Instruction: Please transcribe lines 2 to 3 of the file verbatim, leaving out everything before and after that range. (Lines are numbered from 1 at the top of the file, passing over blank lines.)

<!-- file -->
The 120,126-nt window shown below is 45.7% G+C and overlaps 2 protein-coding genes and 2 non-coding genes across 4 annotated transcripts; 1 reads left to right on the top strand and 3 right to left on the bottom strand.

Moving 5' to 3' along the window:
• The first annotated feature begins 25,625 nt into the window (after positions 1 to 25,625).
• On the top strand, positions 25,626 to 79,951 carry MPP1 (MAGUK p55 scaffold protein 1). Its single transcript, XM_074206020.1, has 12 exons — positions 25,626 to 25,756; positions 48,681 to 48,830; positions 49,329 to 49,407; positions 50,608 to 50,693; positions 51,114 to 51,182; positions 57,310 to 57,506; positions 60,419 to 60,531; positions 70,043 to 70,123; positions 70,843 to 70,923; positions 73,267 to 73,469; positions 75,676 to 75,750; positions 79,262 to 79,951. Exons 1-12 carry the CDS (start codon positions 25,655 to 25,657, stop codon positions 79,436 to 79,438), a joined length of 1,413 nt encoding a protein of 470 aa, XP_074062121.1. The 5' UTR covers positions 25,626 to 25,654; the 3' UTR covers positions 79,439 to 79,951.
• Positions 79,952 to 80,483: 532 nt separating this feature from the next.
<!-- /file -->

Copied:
Moving 5' to 3' along the window:
• The first annotated feature begins 25,625 nt into the window (after positions 1 to 25,625).